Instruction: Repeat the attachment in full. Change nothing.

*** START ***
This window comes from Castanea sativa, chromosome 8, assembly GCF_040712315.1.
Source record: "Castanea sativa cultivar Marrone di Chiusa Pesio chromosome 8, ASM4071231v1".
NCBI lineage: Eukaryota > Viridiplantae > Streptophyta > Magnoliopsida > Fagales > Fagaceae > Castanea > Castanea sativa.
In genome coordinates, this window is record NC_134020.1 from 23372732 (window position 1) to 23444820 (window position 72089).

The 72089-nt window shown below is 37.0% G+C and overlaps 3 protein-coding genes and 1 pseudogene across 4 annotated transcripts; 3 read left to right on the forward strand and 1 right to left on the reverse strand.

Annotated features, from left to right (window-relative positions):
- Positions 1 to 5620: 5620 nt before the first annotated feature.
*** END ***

This window comes from Castanea sativa, chromosome 8, assembly GCF_040712315.1.
Source record: "Castanea sativa cultivar Marrone di Chiusa Pesio chromosome 8, ASM4071231v1".
NCBI lineage: Eukaryota > Viridiplantae > Streptophyta > Magnoliopsida > Fagales > Fagaceae > Castanea > Castanea sativa.
In genome coordinates, this window is record NC_134020.1 from 23372732 (window position 1) to 23444820 (window position 72089).

The 72089-nt window shown below is 37.0% G+C and overlaps 3 protein-coding genes and 1 pseudogene across 4 annotated transcripts; 3 read left to right on the forward strand and 1 right to left on the reverse strand.

Annotated features, from left to right (window-relative positions):
- Positions 1 to 5620: 5620 nt before the first annotated feature.